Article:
Local artist creates works of bronze

GLADSTONE — A self-taught sculptor residing in Gladstone is making quite the name for himself in the Midwest art community.

“My mom kind of taught me that the only mistake you can make in art is to not do it. If it doesn’t look great, not every piece has to be a masterpiece. If you start out that way, you’ll quit pretty fast,” said Sculptor Andy Sacksteder.



When one door closes, another door opens.

As cliché as it sounds, this perfectly describes the situation of how Andy Sacksteder got into the artistry business. Just eight and a half years ago while Sacksteder was in his early fifties, he was injured at work and his doctor recommended he find a new career.

Inspired by the artwork, specifically a bronze statue, at the Mayo Clinic, Sacksteder started dabbling in the sculpting scene. His art of choice was clay-sculpting with a bronze finish.

In 2012, Sacksteder submitted a piece entitled ‘Captain and the Kid’ to ArtPrize, a world-renowned art competition that takes place every fall in downstate Grand Rapids. The piece placed in the top 100 of the 1500 submitted works and Sacksteder was determined to keep moving forward.

He submitted ‘Uplifting’ the following year and placed third overall. Sacksteder kept climbing and in 2015, his piece, ‘Reach and Splash,’ was awarded first place for best installation.

“Artprize is a great way to get noticed, especially when you’re from a small town, like Gladstone. It’s a great event,” Sacksteder said. “I recommend everyone who does art to just look into it. You don’t have to win to get something out of it. It’s exposure and opens up your eyes, seeing what other people do. It’s a great thing that Michigan has.”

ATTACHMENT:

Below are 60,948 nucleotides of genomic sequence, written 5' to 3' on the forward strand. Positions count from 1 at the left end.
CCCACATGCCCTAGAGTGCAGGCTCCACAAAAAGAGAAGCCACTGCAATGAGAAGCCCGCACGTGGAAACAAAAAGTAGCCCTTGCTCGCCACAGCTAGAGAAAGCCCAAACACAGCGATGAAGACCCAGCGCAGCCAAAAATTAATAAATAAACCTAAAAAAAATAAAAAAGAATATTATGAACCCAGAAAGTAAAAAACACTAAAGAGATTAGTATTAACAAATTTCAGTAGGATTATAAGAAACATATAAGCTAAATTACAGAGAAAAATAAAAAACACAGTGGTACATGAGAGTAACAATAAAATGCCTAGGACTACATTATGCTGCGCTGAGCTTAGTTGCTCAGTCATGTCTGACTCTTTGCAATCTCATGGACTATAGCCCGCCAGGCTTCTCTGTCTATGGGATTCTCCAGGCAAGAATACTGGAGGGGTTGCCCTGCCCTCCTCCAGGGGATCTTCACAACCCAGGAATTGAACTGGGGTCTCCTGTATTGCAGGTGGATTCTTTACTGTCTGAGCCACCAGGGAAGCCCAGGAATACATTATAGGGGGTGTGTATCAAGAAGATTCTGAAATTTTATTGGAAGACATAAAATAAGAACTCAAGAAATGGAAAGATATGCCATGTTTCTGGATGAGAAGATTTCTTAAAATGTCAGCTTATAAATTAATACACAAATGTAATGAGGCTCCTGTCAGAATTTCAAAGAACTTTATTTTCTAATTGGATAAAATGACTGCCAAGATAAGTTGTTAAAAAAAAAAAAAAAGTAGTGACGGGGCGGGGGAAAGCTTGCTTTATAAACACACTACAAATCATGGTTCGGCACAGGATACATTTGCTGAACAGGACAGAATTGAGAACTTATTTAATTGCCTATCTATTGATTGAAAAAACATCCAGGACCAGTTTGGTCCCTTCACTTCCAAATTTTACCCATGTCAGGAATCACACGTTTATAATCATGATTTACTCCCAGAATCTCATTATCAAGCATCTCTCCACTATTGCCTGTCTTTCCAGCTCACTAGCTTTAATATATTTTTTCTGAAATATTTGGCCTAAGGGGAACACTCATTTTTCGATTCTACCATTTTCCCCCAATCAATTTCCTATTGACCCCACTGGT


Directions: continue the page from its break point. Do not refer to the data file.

Sacksteder didn’t participate in the 2016 event due to his winning the previous year, but his work was put on display at the Bonifas Art Center in Escanaba for five weeks. As of now, Sacksteder has five statues on display in Michigan and two in Ohio. When he isn’t sculpting commissioned pieces, he’s hard at work on busts to further his talent.

And all of this magic happens in Gladstone.

“I feel very blessed. It’s a very small town. This is going to go in Petoskey, Michigan when it’s bronzed next summer,” Sacksteder said. “I have two statues in the U.P. now and that’s really nice. I plan on doing this for as long as I’m able. I get a lot of satisfaction. It’s quite a passion and I just love doing it. It’s like a little challenge every day.”

While each statue varies, the process is long and expensive, but always worth it. His large statues sell for around $45,000, but between art expenses and bronzing expenses, the payback is modest. His current work-in-progress will be on display in Petoskey next summer, but past that, Sacksteder is open to ideas.

If you’re interested in Andy’s work, you can visit his website by clicking here.